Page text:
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Crisis is opportunity Global warming II
International Herald Tribune (France)
10 November 2008
By Ban Ki-moon
and co-authored by President Susilo Bambang Yudhoyono of Indonesia, Prime Minister Donald Tusk of Poland and Prime Minister Anders Fogh Rasmussen of Denmark
As world leaders gather in Washington, they would do well to remember that we face two crises. The global financial crisis is most immediate; the more existential is climate change. The urgency of the first is no excuse for neglecting the second. To the contrary, it is an opportunity to kill two birds with one stone.
Put aside the familiar arguments: that the science on climate change is clear, that every day we do not act the problem grows worse, that fighting global warming is a moral imperative. Instead, let us make the case purely in terms of pragmatic economics.
Global growth is slowing. Budgets are tightening. We will likely have fewer resources to tackle a lengthening agenda of global problems. What steps can we take, then, to create jobs and spur growth? How can we assure energy supplies at affordable prices? What must we do to insulate the global financial system from recurring shocks and cyclical bubbles, so that people of all nations can enjoy the promise of development and live in economic security?
The answer is to find common solutions to the grave challenges facing us. And when it comes to two of the most serious—the financial crisis and climate change—that answer is the green economy. If our way of life is threatened, our response must be to adapt. Scientists agree: to address climate change, we need an energy revolution, a wholesale change in how we power our societies. Economists agree as well: the hottest growth industry in the world just now is renewable energy. That’s where jobs of the future are already being created, and where much of the technological innovation is taking place that will usher in our next era of economic transformation.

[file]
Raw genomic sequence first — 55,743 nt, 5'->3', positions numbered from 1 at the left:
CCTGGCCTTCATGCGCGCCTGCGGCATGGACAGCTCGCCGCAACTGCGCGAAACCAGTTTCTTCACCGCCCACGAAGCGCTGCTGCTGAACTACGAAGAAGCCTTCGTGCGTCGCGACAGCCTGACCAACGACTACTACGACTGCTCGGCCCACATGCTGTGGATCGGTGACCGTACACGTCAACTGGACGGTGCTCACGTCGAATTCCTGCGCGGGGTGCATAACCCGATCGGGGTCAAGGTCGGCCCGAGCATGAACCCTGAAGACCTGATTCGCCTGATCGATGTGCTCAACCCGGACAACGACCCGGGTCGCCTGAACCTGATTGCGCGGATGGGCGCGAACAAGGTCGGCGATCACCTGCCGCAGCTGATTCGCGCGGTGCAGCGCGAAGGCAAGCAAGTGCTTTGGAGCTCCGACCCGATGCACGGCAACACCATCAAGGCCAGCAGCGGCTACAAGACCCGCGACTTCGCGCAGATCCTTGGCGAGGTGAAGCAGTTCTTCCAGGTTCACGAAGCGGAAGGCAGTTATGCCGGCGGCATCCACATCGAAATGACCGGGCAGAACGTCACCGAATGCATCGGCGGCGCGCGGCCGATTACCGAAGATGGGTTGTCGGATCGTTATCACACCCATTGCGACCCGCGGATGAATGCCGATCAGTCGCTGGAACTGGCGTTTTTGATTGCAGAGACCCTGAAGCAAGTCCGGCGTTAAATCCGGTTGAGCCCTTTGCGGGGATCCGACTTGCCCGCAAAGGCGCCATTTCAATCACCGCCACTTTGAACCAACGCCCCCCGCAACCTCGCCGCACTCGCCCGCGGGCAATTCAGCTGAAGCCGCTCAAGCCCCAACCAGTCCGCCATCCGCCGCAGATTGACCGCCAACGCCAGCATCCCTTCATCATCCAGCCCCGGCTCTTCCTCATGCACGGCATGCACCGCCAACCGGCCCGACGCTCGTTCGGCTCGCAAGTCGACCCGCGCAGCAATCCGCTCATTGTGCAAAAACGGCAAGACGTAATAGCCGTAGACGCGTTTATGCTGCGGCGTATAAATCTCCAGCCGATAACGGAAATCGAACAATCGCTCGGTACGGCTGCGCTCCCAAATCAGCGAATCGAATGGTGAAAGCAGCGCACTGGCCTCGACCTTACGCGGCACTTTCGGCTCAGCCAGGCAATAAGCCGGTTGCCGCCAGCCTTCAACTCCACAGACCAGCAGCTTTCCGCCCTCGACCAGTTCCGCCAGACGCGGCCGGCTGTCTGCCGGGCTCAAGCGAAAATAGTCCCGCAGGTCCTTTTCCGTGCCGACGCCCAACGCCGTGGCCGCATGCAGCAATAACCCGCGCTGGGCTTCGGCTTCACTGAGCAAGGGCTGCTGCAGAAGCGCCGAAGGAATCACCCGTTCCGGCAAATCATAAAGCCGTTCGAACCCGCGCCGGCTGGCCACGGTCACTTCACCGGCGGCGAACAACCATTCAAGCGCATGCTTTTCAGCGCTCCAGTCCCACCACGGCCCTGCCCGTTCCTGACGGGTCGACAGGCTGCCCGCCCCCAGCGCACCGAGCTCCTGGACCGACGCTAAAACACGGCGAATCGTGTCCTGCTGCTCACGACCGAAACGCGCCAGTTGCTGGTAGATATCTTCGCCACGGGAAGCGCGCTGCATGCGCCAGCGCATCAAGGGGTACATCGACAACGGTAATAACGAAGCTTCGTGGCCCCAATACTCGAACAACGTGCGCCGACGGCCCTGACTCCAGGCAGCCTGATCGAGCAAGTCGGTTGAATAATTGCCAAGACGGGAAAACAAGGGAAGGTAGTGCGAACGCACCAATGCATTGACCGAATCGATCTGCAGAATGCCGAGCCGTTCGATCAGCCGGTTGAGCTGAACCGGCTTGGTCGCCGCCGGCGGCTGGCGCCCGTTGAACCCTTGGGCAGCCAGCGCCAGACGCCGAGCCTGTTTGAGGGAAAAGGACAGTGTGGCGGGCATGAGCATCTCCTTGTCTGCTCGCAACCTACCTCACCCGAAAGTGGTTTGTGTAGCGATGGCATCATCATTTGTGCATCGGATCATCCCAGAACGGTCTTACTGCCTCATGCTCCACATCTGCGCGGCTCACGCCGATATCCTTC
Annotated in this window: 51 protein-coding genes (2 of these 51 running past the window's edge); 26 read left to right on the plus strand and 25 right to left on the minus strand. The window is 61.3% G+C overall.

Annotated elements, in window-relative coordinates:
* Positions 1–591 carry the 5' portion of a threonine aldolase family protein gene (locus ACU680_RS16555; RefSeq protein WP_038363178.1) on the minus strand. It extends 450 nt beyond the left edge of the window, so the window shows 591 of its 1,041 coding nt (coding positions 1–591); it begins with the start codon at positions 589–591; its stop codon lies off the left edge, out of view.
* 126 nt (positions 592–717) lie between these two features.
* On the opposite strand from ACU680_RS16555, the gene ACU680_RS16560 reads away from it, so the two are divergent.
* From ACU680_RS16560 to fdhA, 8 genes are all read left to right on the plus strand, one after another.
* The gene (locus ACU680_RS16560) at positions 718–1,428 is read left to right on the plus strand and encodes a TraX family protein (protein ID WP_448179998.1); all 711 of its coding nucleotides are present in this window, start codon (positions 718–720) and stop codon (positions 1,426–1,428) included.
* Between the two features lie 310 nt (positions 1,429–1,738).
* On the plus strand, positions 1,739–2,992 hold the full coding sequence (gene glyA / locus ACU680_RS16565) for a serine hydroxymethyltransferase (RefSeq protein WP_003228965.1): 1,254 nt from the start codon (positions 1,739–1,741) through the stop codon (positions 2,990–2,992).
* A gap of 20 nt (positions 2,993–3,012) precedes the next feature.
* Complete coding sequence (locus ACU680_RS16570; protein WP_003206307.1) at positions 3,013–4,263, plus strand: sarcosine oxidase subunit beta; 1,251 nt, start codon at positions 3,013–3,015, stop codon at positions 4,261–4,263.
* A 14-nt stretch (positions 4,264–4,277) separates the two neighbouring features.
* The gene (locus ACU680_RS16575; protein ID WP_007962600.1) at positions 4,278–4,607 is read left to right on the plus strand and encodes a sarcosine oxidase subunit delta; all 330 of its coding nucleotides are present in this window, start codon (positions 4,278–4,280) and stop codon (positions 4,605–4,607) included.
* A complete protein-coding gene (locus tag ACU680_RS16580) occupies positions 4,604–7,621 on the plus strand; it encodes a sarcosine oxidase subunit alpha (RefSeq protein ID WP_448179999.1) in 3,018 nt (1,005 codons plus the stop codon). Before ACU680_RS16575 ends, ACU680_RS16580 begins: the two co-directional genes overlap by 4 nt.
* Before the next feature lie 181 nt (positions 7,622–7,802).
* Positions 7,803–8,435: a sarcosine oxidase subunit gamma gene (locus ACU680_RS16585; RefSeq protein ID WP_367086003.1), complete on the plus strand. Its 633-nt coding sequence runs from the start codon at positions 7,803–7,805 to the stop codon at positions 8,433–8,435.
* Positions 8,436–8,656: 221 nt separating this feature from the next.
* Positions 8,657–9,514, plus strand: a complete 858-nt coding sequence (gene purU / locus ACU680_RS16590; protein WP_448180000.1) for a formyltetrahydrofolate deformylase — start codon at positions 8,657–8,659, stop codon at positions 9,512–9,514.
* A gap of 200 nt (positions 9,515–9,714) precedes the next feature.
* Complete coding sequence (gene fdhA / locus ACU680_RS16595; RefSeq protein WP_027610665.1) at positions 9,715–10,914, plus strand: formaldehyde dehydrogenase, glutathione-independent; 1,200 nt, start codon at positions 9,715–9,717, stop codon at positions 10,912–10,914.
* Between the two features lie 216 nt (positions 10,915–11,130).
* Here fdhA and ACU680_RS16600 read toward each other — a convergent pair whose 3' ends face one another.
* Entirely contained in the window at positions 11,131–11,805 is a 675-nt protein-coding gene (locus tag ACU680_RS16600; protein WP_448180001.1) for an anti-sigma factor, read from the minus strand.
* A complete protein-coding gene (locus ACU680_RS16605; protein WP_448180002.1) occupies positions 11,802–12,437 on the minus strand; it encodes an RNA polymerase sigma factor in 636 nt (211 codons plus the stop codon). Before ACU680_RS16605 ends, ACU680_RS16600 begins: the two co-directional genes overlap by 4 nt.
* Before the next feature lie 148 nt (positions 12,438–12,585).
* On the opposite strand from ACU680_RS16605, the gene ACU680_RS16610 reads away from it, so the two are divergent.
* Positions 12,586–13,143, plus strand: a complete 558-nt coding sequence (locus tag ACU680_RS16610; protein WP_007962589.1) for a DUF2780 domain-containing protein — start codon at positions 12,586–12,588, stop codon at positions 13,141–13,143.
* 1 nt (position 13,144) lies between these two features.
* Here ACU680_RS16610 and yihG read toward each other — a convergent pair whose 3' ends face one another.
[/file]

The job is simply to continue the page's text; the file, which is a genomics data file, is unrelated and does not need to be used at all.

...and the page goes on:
Practical philosophers remind us that tomorrow begins today. Yes, this weekend’s financial summit in Washington is critical. But we face no less a test in early December, when nations gather in Poznan, Poland, for the next round of UN climate convention negotiations. The meeting marks the half-way point along the Bali road map, embraced amid great euphoria in Indonesia last year. It aims to set the stage for a grand bargain in Copenhagen next December, when world leaders come together to negotiate an ambitious and comprehensive climate change agreement that all nations can embrace.
At Poznan, environment and climate ministers will meet for the first time to chart out a long-term vision of cooperative action. To reach a deal in Copenhagen, we need a clear work-plan with specific goals for reducing emissions and adapting to the adverse effects of climate change. We need an agreed institutional architecture, a serious commitment an Adaptation Fund and, above all, a willingness of both developing and developed nations to do their part. Financing will be key. If developing nations lack the financial resources and technologies to “go green,” we cannot effectively fight climate change.